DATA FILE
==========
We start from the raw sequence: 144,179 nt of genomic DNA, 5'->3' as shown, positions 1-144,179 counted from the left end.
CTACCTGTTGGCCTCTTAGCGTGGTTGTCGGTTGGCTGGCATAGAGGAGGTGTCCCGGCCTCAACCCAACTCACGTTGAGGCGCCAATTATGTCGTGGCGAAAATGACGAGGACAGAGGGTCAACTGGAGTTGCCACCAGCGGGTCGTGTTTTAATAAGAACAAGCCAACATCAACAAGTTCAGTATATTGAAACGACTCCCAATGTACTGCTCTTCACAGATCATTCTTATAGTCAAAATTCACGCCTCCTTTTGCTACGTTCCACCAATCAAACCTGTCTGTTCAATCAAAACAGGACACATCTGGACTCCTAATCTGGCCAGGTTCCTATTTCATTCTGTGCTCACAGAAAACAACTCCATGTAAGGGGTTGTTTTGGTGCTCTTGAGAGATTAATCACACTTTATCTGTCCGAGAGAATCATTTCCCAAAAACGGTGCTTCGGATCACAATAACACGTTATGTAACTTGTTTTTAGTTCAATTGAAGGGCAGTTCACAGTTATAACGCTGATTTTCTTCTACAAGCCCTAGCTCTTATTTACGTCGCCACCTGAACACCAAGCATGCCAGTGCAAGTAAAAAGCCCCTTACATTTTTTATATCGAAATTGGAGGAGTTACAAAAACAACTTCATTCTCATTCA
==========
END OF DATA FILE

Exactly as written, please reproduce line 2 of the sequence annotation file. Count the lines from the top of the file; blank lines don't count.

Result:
CTACCTGTTGGCCTCTTAGCGTGGTTGTCGGTTGGCTGGCATAGAGGAGGTGTCCCGGCCTCAACCCAACTCACGTTGAGGCGCCAATTATGTCGTGGCGAAAATGACGAGGACAGAGGGTCAACTGGAGTTGCCACCAGCGGGTCGTGTTTTAATAAGAACAAGCCAACATCAACAAGTTCAGTATATTGAAACGACTCCCAATGTACTGCTCTTCACAGATCATTCTTATAGTCAAAATTCACGCCTCCTTTTGCTACGTTCCACCAATCAAACCTGTCTGTTCAATCAAAACAGGACACATCTGGACTCCTAATCTGGCCAGGTTCCTATTTCATTCTGTGCTCACAGAAAACAACTCCATGTAAGGGGTTGTTTTGGTGCTCTTGAGAGATTAATCACACTTTATCTGTCCGAGAGAATCATTTCCCAAAAACGGTGCTTCGGATCACAATAACACGTTATGTAACTTGTTTTTAGTTCAATTGAAGGGCAGTTCACAGTTATAACGCTGATTTTCTTCTACAAGCCCTAGCTCTTATTTACGTCGCCACCTGAACACCAAGCATGCCAGTGCAAGTAAAAAGCCCCTTACATTTTTTATATCGAAATTGGAGGAGTTACAAAAACAACTTCATTCTCATTCA